Adam Yahiye Gadahn, the young man from Southern California sought by the F.B.I. for questioning in a global terrorism investigation, was a troubled youth from an unconventional background who was looking for a place in the world, relatives said.
He appears to have found that place somewhere in Pakistan, where he fled more than five years ago to study and work among fellow Muslims, family members said. Mr. Gadahn, 25, converted to Islam at 17, saying he found the faith more peace-loving and rational than the nondenominational Christianity of his parents, who home-schooled Adam Gadahn and his three siblings.
Relatives portrayed Mr. Gadahn as an earnest pacifist seeking a simpler and less materialistic life than he had found in California. His father, Philip Gadahn, a goat farmer and carpenter in rural Riverside County, said he had not seen his son in five years or talked to him in more than two years. He said he had no reason to believe his son had joined Islamic militants or terrorists.
''If he is involved, it's all news to us,'' Philip Gadahn said in an interview on Thursday near his farm outside Winchester, Calif. ''We didn't have any inclinations.''
Philip and Jennifer Gadahn lived an isolated life with their children ''off the grid,'' relatives said, seldom watching television or using a telephone. So he could sell his goat meat in an Arabic market in Los Angeles, Philip Gadahn slaughtered the animals according to Muslim strictures.
Adam Gadahn said in an essay about his conversion to Islam, ''Having been around Muslims in my formative years, I knew well that they were not the bloodthirsty, barbaric terrorists that the news media and the televangelists paint them to be.''
Philip Gadahn said that F.B.I. agents visited his farm late Wednesday afternoon, the first time he had heard from the authorities about his son. He said he told the agents he did not know where his son was, but did not elaborate on the interview.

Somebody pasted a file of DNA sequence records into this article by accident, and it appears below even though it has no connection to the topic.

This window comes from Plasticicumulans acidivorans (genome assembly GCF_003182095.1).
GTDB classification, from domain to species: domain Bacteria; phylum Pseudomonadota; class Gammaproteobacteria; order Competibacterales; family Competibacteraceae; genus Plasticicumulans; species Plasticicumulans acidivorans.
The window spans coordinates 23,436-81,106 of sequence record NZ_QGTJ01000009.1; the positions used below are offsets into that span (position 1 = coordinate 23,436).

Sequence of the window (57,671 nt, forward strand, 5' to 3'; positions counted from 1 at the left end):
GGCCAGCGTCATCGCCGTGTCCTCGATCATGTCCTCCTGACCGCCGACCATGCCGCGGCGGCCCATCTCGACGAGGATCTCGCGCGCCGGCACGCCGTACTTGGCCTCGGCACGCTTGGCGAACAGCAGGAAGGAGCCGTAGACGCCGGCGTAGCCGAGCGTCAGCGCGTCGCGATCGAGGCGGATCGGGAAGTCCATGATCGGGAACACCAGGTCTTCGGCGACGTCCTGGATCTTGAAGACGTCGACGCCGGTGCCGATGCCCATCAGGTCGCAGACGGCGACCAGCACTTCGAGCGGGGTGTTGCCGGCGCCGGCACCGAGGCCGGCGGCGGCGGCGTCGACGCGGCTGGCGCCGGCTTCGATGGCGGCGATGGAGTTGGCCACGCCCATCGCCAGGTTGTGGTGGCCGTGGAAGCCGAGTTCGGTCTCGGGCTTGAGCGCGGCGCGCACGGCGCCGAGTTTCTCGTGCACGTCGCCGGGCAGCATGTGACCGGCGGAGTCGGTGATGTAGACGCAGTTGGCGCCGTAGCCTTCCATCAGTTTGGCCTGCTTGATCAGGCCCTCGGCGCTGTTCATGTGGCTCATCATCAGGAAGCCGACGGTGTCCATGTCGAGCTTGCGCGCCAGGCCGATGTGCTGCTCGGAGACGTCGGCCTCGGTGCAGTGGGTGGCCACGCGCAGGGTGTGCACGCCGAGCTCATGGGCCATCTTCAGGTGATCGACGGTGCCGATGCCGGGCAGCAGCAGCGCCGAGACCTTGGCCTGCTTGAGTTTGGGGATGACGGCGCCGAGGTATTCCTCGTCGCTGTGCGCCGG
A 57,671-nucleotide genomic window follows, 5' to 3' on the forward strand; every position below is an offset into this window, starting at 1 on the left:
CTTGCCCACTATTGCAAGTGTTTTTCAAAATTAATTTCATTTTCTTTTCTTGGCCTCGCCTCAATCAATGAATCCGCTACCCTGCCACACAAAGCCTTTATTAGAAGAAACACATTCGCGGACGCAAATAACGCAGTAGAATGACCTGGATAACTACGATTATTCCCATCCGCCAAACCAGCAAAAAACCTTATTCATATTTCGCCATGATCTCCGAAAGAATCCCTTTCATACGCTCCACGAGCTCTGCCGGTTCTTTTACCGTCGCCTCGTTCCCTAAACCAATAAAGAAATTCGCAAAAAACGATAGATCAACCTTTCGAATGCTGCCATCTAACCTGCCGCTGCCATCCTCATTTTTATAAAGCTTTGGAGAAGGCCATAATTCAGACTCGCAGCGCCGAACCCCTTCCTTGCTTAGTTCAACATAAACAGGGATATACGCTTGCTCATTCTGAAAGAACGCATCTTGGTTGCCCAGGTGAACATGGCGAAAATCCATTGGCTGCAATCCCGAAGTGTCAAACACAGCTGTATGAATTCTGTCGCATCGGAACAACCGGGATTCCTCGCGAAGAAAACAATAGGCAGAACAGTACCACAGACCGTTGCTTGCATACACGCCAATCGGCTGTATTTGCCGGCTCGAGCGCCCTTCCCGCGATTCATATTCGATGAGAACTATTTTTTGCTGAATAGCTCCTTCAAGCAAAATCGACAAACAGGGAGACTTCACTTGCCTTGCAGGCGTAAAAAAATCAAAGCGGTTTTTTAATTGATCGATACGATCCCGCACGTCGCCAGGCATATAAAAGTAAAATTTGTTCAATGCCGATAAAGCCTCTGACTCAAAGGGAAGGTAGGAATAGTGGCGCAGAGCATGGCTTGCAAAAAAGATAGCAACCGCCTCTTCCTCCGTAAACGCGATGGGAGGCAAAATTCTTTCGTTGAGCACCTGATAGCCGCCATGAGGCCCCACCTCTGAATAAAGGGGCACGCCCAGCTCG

F.B.I. officials, in announcing that they were seeking to interview Adam Gadahn, said he had trained at Qaeda or Taliban camps in Afghanistan and had worked as a translator for Islamic militants. They said he had worked with Abu Zubaida, a senior Qaeda member who was captured by American agents in April 2002.
An F.B.I. wanted poster says that the bureau has no information linking Mr. Gadahn to specific terrorist activities but warns that he should be considered armed and dangerous. It lists several aliases, including Abu Suhayb Al-Amriki, Abu Suhayb, Yihya Majadin Adams, Adam Pearlman and Yayah.
There is an arrest warrant for Mr. Gadahn in Orange County arising from an assault at a Garden Grove, Calif., mosque in 1997, according to court records. Mr. Gadahn pleaded guilty to assault and battery in June 1997 and was sentenced to two days in jail and 40 hours of community service. When he did not show up for the community service, an arrest warrant was issued, according to court documents.